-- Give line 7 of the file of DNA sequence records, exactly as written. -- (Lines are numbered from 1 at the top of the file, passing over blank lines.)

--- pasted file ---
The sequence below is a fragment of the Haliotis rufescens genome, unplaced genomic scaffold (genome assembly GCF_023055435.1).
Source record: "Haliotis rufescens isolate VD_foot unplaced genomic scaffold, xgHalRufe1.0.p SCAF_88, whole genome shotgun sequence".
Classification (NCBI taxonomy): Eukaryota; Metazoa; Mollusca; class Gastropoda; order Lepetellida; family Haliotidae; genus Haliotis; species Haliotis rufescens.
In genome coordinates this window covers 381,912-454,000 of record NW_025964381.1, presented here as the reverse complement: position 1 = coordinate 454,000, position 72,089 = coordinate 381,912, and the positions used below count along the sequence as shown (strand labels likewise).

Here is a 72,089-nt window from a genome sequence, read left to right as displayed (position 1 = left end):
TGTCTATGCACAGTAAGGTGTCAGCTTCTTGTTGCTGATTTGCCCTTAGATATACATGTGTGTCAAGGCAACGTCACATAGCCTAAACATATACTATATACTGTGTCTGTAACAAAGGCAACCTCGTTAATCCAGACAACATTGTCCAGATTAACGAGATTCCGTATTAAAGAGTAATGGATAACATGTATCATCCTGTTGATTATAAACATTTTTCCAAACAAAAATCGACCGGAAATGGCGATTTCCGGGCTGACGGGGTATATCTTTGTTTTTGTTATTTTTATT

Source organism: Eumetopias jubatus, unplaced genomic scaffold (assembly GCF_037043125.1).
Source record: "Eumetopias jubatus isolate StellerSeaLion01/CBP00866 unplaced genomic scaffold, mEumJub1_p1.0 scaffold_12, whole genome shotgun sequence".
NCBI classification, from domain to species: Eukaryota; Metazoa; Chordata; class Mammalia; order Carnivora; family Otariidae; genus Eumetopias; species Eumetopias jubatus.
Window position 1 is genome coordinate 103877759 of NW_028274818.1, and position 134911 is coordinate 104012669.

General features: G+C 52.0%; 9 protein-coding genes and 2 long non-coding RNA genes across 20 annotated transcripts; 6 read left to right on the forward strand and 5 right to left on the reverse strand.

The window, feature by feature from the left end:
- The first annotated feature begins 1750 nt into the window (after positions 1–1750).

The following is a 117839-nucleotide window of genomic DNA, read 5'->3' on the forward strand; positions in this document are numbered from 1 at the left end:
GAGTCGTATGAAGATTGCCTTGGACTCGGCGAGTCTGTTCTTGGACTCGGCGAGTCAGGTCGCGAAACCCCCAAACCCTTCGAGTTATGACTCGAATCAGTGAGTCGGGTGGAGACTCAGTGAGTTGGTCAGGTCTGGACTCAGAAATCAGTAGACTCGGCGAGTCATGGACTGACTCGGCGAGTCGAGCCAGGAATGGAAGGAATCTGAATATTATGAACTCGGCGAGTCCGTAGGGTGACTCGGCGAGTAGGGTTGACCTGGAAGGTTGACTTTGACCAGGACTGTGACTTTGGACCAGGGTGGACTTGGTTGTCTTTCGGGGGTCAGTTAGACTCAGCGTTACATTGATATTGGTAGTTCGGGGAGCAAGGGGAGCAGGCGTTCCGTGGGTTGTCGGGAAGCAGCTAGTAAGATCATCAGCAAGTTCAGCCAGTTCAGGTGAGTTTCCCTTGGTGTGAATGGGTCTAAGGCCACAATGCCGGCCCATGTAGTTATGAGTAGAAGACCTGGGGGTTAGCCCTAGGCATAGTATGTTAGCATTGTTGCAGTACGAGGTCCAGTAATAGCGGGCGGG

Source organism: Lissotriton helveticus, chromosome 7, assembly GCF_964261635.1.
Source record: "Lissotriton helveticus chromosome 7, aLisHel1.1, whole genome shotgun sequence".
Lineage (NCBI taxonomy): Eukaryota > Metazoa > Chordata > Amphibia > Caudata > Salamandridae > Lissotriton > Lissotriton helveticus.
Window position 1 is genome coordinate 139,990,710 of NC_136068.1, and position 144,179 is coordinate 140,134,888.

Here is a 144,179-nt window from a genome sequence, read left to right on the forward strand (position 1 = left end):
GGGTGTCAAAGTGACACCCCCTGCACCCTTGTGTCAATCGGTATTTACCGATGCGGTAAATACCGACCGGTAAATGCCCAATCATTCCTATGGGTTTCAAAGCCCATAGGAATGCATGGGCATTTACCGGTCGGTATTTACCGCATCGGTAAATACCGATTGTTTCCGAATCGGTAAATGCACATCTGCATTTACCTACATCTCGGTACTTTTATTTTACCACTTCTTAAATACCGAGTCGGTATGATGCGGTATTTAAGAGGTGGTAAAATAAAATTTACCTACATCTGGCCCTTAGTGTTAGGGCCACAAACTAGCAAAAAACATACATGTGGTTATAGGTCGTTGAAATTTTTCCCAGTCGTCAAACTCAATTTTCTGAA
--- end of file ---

Source organism: Eumetopias jubatus, unplaced genomic scaffold (assembly GCF_037043125.1).